December 9, 2013
In a recent opinion, the U.S. Tax Court held that a new aircraft delivered in December 2003 was not “placed in service” for depreciation purposes until modifications were completed in 2004.
The taxpayer lost its bonus depreciation deduction in 2003 and had to pay a 20% tax penalty. Based on testimony from the taxpayer, the court concluded that installation in 2004 of a conference table and video monitor in the aircraft was necessary for the aircraft to be fully ready to perform the specific function required by the taxpayer and thus be placed in service in 2004.
The court based its legal analysis on cases dealing with power plants and a runway that needed additional work to be ready to function at the levels for which they were intended to operate. Although the aircraft in this case was able to conduct flights, the court concluded that without the conference table and video monitor it was not able to meet its intended function as described by the taxpayer.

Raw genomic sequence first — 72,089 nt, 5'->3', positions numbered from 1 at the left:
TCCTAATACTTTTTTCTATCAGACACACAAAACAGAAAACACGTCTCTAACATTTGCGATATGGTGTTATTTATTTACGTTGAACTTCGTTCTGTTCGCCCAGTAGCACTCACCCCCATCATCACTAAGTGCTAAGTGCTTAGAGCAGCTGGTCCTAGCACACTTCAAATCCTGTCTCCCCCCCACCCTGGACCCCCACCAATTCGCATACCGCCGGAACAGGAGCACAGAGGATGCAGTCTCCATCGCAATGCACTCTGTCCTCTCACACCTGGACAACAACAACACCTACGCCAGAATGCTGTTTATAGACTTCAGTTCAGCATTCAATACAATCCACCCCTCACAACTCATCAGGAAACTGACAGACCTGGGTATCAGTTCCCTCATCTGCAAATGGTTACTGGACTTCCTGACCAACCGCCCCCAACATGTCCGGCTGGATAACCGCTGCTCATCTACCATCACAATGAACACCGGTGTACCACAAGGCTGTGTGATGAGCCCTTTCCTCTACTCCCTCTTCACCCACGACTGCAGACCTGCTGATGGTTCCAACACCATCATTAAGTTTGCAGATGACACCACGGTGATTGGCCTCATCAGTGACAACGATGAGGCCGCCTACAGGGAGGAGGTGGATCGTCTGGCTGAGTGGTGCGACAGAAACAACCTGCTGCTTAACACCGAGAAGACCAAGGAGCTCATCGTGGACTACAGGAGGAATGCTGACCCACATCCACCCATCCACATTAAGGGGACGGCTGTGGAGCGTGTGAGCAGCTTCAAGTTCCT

This case may affect buyers of aircraft who have modifications to the aircraft performed in a subsequent year after their initial purchase. Aircraft buyers in this scenario are advised to carefully review this case with their advisers to determine any potential impacts. The NBAA Tax Committee is currently reviewing the Tax Court opinion and will publish a more detailed article in the coming weeks.
- Accelerated Depreciation Extended for 2013 (January 7, 2012) by Richard C. Farley, Jr
- Aircraft Acquired in 2012 May be Eligible for 100% Bonus Depreciation (December 3, 2012) by Richard C. Farley, Jr
- Bonus Depreciation: New Revenue Procedure Expands Planning Opportunities (July 18, 2011) by Victor Charles Anvick, ATIS Group LLC
- Congress Approves Expanded Tax Benefits For Business Aircraft Purchase (December 17, 2010)
- Bonus Depreciation Reintroduced for New Aircraft Purchasers (September 2010) by Ed Kammerer, Hinckley Allen & Snyder LLP
- Bonus Depreciation: Deduction at the State Level (March 2004)
- Depreciating Corporate Aircraft (June 2001) by Troy A. Rolf, Galland, Kharasch, Greenberg, Fellman & Swirsky, P.C.